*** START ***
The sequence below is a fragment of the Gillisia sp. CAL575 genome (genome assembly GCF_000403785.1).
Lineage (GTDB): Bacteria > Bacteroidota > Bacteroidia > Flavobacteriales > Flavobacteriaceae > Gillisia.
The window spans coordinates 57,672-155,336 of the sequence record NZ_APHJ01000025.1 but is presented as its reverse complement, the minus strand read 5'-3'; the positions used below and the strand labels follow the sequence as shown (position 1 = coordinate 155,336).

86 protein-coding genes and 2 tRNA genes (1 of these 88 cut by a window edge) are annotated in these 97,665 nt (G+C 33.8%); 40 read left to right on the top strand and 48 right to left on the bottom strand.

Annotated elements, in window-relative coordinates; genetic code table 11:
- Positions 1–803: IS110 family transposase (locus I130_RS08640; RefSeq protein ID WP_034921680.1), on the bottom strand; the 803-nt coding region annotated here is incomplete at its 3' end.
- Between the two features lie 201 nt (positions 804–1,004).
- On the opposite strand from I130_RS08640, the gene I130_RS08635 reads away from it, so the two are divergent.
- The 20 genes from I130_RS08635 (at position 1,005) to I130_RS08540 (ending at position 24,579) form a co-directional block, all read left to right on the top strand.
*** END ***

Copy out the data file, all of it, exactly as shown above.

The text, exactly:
The sequence below is a fragment of the Gillisia sp. CAL575 genome (genome assembly GCF_000403785.1).
Lineage (GTDB): Bacteria > Bacteroidota > Bacteroidia > Flavobacteriales > Flavobacteriaceae > Gillisia.
The window spans coordinates 57,672-155,336 of the sequence record NZ_APHJ01000025.1 but is presented as its reverse complement, the minus strand read 5'-3'; the positions used below and the strand labels follow the sequence as shown (position 1 = coordinate 155,336).

86 protein-coding genes and 2 tRNA genes (1 of these 88 cut by a window edge) are annotated in these 97,665 nt (G+C 33.8%); 40 read left to right on the top strand and 48 right to left on the bottom strand.

Annotated elements, in window-relative coordinates; genetic code table 11:
- Positions 1–803: IS110 family transposase (locus I130_RS08640; RefSeq protein ID WP_034921680.1), on the bottom strand; the 803-nt coding region annotated here is incomplete at its 3' end.
- Between the two features lie 201 nt (positions 804–1,004).
- On the opposite strand from I130_RS08640, the gene I130_RS08635 reads away from it, so the two are divergent.
- The 20 genes from I130_RS08635 (at position 1,005) to I130_RS08540 (ending at position 24,579) form a co-directional block, all read left to right on the top strand.